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Editorial
EDITORIAL
A year of integrity from Mueller

The following appears in today’s Washington Post.

It has been a year since Special Counsel Robert Mueller took over the Justice Department’s Russia investigation. Since then, by all appearances, he has performed with professionalism, integrity and remarkable efficiency.

That is not President Donald Trump’s view, of course. The president rants frequently, inappropriately and with no foundation against a supposed “witch hunt.” His complaints only further the impression he has something to hide. So do the attacks on Mueller from the Trump claque in the House of Representatives. So did last week’s rather pathetic chiming in from Vice President Mike Pence, who instructed the special counsel, “It’s time to wrap it up.”

In fact, in the space of only one year, Mueller has secured guilty pleas from, or indictments against, 19 people and three firms, including very senior figures: Trump’s former campaign manager, Paul Manafort, and his former national security adviser, Michael Flynn.

He obtained an indictment against a Russian company that helps illuminate the Russian effort to influence the 2016 election. He has done his work without leaks or drama, even as Trump and his allies continually slander him and his motivation.

Nor is there any evidence Mueller has overstepped proper boundaries of prosecutorial behavior. Deputy Attorney General Rod Rosenstein ordered the special counsel to investigate Russia’s 2016 election interference and any matter that “arose or may arise” in doing so. It is only logical that would include Manafort’s pre-election ties to Russia and the president’s possible post-election efforts to subvert the probe. Any good prosecutor would cover those bases.

Initially, Republican lawmakers praised the selection of Mueller and emphasized his reputation for honesty. Now that Trump has decided on a strategy to discredit the investigation, most GOP lawmakers are descending to the level of courage we have come to expect in the Trump era and are staying relatively mute. Polls still show wide public approval of the Mueller probe, but among Republicans Trump’s attacks are having an effect.

Mueller deserves more backup from Republicans in Congress — in both word and legislation. They should make clear he will be given such time as he needs to complete his investigation. Republicans had no objection while independent counsel Kenneth Starr investigated President Bill Clinton for nearly five years on issues neither as complex nor as important. The American people deserve to learn as much as possible about the Kremlin’s 2016 meddling, how U.S. officials responded to it and whether any U.S. officials cooperated with it.

Some lawmakers have been willing to stick up for Mueller; the Senate Judiciary Committee, led by Iowa Republican Sen. Charles Grassley, approved a bill on a bipartisan basis that protects him from inappropriate termination. So far Senate and House GOP leaders have been unwilling to bring such a bill to a vote.

That has left lawmakers scrambling for other options, which could include a bill requiring Mueller to release a public report on his findings, regardless of his fate. That is less than the bare minimum, but it would be better than nothing.


Columnists
Fear freezes Republican budget cut proposals

Thomas

When President Franklin D. Roosevelt famously said, “The only thing we have to fear is fear itself,” he could not have foreseen today’s Republican Party.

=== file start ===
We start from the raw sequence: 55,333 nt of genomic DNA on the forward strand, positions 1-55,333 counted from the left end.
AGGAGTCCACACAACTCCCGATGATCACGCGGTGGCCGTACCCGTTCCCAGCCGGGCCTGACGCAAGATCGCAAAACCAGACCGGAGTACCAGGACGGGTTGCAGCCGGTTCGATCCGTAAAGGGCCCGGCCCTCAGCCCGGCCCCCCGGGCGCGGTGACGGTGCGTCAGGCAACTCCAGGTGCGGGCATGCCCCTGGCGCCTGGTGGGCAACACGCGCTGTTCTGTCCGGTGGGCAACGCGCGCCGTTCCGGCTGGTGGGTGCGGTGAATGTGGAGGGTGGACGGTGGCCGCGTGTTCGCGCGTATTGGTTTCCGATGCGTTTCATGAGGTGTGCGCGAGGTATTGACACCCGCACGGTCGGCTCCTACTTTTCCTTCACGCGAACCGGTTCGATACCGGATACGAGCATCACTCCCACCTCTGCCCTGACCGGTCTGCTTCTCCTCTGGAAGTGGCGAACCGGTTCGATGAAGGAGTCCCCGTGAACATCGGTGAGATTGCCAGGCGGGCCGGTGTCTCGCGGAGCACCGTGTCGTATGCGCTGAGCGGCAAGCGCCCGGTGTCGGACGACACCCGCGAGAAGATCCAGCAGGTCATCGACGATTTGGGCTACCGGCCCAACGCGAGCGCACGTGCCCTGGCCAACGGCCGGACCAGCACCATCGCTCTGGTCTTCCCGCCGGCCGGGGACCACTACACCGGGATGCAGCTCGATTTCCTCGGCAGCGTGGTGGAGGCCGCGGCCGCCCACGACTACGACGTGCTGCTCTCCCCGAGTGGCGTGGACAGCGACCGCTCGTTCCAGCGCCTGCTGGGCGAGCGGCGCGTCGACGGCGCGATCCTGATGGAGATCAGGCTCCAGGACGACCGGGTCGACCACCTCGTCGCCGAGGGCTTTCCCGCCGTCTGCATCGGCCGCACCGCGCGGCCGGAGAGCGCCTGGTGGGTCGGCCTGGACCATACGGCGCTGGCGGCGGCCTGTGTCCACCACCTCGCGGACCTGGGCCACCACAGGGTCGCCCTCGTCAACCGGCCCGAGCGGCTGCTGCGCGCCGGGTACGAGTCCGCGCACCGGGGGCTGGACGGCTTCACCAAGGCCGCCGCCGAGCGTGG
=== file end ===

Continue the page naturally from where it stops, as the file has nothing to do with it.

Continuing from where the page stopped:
A bill authored by Sen. Rand Paul, R-Ky., that would require the federal government to balance the budget each year was soundly defeated last week in the Senate. Even Paul admitted he thought the bill had no chance, but he told the Washington Post his purpose was to point out Republican hypocrisy. Paul accused his Republican colleagues of engaging in an “unholy alliance” with Democrats to keep increasing spending, thereby adding to the deficit and national debt, which now exceeds $21 trillion with no end in sight.

In the House, Republicans pushed back against President Trump’s proposal to cut a measly $15 billion from several programs. For Congress, $15 billion is pocket change, but even this small amount is too much for the GOP, which fears Democrat campaign commercials accusing Republicans of not caring about children and wanting to evict grandma from her home.

Rep. Ryan Costello, R-Pa., exposed Republican fears in a comment quoted by the Post: “I worry about the messaging the Democrats will be able to do off it. Those ads write themselves.”

This scenario happens with regularity. Are Republicans so stupid they can’t see it coming? Are they so inept they can’t devise a strategy to overcome the left’s predictable tactics and put them on the defensive for their failed, expensive and unnecessary programs, along with their refusal to reform entitlements, the real driver of debt?

If the only motivation for Republicans is the next election, and the one after that, ad infinitum, why have any Republicans in Congress at all? Why have a Republican Party, which once was supposedly the party of small government, low taxes and individual responsibility? Now it seems the GOP has joined the other side and has become part of the problem rather than the solution.

It’s not that Republicans — and Democrats for that matter — don’t know how to balance the budget. The bipartisan Balanced Budget Act of 1997 would have balanced the budget by 2002. Unfortunately, the law had a short lifespan. By 1999 and 2000, new legislation was introduced and passed that effectively obliterated the previous attempt at fiscal discipline.